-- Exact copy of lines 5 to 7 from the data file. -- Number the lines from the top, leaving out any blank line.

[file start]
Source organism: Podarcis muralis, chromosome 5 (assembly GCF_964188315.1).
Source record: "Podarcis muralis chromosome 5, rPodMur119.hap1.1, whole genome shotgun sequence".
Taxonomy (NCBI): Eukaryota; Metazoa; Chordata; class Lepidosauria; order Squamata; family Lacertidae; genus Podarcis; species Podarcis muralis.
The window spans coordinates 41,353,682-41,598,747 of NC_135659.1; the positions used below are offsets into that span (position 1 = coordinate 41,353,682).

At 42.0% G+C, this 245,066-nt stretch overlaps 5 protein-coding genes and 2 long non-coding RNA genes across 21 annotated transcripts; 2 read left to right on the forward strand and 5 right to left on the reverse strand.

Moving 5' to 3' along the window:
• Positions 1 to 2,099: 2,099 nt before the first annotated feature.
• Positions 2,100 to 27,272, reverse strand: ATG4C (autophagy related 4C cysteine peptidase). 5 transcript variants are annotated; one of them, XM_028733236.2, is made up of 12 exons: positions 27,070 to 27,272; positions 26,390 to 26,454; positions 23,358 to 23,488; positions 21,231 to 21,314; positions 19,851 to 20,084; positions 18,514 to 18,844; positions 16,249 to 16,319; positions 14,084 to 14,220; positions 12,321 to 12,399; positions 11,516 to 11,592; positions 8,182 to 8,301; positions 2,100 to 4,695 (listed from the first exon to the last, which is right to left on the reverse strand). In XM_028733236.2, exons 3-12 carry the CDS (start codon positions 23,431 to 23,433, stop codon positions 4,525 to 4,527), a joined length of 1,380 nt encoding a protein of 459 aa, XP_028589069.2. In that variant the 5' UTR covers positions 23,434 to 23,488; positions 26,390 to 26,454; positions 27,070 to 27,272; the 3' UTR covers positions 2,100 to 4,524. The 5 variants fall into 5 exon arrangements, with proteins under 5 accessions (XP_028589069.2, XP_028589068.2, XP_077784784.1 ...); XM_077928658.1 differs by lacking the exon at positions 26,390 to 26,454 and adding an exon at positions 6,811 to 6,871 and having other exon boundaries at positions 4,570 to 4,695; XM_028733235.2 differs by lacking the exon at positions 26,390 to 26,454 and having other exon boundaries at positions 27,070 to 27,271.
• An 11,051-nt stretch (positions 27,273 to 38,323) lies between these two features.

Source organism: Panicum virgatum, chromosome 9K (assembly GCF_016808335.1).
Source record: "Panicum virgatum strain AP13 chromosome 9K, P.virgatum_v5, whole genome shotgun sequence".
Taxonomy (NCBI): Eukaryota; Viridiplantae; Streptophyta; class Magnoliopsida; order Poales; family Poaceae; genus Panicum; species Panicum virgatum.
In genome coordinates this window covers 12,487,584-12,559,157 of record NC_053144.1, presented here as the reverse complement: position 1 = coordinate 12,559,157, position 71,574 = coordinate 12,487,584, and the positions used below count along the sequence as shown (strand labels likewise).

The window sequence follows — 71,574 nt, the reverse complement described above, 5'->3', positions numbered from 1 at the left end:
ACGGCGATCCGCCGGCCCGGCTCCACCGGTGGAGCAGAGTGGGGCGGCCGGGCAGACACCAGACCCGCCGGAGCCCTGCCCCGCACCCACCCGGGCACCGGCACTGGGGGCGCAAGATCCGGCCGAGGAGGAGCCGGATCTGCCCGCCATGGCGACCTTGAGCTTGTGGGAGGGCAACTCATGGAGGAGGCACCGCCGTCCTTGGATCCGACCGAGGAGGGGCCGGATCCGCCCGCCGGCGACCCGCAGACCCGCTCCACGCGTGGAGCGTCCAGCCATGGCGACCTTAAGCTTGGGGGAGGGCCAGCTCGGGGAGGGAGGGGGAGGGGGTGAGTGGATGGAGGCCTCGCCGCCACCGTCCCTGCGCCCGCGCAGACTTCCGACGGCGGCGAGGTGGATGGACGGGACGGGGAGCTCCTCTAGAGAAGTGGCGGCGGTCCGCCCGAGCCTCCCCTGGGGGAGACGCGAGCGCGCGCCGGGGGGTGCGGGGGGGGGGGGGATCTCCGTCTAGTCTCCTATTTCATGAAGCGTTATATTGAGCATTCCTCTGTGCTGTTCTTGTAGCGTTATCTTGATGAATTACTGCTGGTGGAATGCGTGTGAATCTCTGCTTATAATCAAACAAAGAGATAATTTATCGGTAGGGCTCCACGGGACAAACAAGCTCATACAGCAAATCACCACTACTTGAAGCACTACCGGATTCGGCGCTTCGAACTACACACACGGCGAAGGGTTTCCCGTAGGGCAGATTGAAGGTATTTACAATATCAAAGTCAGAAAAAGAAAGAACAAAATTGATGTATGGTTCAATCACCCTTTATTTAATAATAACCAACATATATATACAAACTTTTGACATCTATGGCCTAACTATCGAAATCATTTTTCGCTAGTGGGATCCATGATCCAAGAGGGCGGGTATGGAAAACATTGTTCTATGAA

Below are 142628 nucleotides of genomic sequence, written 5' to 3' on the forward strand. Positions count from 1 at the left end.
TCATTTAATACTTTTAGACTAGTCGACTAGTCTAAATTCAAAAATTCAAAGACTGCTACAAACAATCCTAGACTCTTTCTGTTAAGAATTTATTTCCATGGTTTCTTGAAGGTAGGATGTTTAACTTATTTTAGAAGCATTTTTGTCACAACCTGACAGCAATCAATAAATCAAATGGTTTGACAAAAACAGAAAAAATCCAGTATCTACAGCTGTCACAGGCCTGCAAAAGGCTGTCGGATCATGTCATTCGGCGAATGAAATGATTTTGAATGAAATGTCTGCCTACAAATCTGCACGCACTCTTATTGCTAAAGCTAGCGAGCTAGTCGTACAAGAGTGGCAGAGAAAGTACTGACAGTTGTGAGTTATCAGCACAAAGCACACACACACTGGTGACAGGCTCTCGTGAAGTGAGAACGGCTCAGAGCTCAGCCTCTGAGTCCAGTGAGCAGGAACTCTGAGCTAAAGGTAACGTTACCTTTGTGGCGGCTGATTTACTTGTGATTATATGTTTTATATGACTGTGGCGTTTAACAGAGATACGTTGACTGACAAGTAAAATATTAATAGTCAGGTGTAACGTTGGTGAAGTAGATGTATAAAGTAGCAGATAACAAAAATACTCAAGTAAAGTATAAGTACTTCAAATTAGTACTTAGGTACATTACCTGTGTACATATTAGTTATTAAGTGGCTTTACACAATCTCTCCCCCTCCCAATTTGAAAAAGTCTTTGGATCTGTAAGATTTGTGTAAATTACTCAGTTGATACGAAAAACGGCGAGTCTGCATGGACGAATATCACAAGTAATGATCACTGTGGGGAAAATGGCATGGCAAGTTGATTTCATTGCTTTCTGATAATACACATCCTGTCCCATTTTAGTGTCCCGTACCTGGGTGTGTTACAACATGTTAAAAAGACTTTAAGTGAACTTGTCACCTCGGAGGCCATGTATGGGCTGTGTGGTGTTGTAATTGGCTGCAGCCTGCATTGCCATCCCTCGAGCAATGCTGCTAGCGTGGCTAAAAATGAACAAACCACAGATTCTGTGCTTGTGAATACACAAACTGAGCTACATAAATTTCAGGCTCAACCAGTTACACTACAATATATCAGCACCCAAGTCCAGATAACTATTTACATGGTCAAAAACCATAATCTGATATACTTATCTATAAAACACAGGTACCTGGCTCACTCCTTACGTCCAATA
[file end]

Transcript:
At 42.0% G+C, this 245,066-nt stretch overlaps 5 protein-coding genes and 2 long non-coding RNA genes across 21 annotated transcripts; 2 read left to right on the forward strand and 5 right to left on the reverse strand.

Moving 5' to 3' along the window:
• Positions 1 to 2,099: 2,099 nt before the first annotated feature.